China growth expectations plummet

Investors have turned far less bullish on China and Europe, amid a global drop in risk appetite, according to Bank of America Merrill Lynch's February fund-manager survey.

Against a backdrop of economic crisis in the eurozone and monetary tightening measures in China, investors have grown more cautious globally, particularly with regard to China and Europe. This marks a significant switch from the heightened risk appetite seen last month.

According to Bank of America Merrill Lynch's fund-manager survey for February, a net 7% of global respondents expect China's economy to strengthen in the coming 12 months, down from 51% in January and the lowest reading since March 2009. This represents the sharpest monthly drop in this figure ever recorded by the survey.

Global asset allocators are underweight the eurozone for the first time since September, with a net 11% reporting underweight positions, up from 2% in January, with European banks seeing particularly big outflows. European portfolio managers are also less bullish on their home region's economy, with half (51%) expecting it to grow in the coming year, down from 74% last month.

Growth expectations are still high, with a net 80% of global investors optimistic, but that figure has dropped from 89% last month.

Another indicator of a more conservative approach is that a net 33% of global asset allocators were overweight equities this month, down sharply from 52% in January. Moreover, a net 12% are now overweight cash, up from 8% last month, while just 10% are overweight commodities, down from 23%, which the report sees as "a nod to changing China sentiment". In addition, hedge funds have scaled back leverage to less than 1x from 1.33x.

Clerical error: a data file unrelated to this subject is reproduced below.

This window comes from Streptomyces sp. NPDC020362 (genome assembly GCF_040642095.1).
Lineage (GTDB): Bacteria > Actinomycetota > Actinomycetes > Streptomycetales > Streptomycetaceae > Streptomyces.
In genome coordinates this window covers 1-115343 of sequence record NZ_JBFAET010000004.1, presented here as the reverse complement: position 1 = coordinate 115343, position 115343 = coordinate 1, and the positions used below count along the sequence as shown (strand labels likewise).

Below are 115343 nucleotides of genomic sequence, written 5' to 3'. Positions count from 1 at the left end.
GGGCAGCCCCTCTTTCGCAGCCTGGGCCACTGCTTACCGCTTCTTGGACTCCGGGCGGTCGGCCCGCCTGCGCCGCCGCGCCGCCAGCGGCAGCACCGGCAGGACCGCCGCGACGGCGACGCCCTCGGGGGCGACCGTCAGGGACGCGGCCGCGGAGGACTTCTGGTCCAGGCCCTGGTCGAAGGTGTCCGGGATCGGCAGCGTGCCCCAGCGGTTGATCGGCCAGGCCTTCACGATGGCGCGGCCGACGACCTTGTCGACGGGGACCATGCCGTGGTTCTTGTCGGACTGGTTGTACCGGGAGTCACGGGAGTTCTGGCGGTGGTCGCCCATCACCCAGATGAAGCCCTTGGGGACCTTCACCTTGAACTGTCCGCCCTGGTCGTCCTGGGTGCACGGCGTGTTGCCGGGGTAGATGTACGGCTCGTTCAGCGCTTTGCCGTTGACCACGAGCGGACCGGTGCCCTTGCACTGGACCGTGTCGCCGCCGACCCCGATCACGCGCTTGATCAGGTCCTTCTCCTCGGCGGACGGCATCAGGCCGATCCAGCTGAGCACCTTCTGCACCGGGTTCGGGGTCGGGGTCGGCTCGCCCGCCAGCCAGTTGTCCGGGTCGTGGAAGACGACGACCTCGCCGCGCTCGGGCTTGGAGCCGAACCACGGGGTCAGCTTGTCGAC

Turning to currencies, a net 57% of investors are optimistic on the US dollar, the highest level for 10 years, and a net 45% feel the currency is undervalued. The yen is viewed as the most overvalued it has been since BoA Merrill began conducting the survey in April 2002, while sterling is seen as fairly valued.

As for interest rates, a net 42% of global investors expect to see no US rate rise before 2011, up from 27% in January, while a net 45% of European investors expect no rate rise from the ECB before next year, up from 19% last month.

Interestingly, while global emerging-market (GEM) investors are downbeat on China, cutting their positions on China equities from around 10% overweight to neutral, Asia-Pacific investors have increased their weighting to the country to around 19% from 16% last month.

Still, both GEM and Asia-Pacific investors are increasingly bearish on India, with the former increasing their overweight position from around 42% to 60% and the latter switching from around 3% overweight to 9% underweight.

Malaysia remains the least favoured emerging-market among both GEM and Asia-Pacific investors, going from an underweight position of about 16% last month to 25% this month.

"February was a brutal survey period for returns across many asset classes," says the survey. "The central message from the survey was crystal clear in taking risk off the table on a re-evaluation of growth for China and Europe; most changes flowed from this theme -- dollar over euro, defensives over cyclicals/financials, cash over everything and a winding down of risk appetite to levels last seen in September."

A special question this month focused on the likely outcome for Greece's woes over a potential default. Two-thirds of respondents expect no Greek default, but the majority feel the bailout will be a last-minute one, says the survey, which "argues for further volatility before any resolution is found".

A total of 200 fund managers, managing $502 billion between them, participated in the global survey from 5-11 February. A total of 165 managers, managing $355 billion, participated in the regional surveys.

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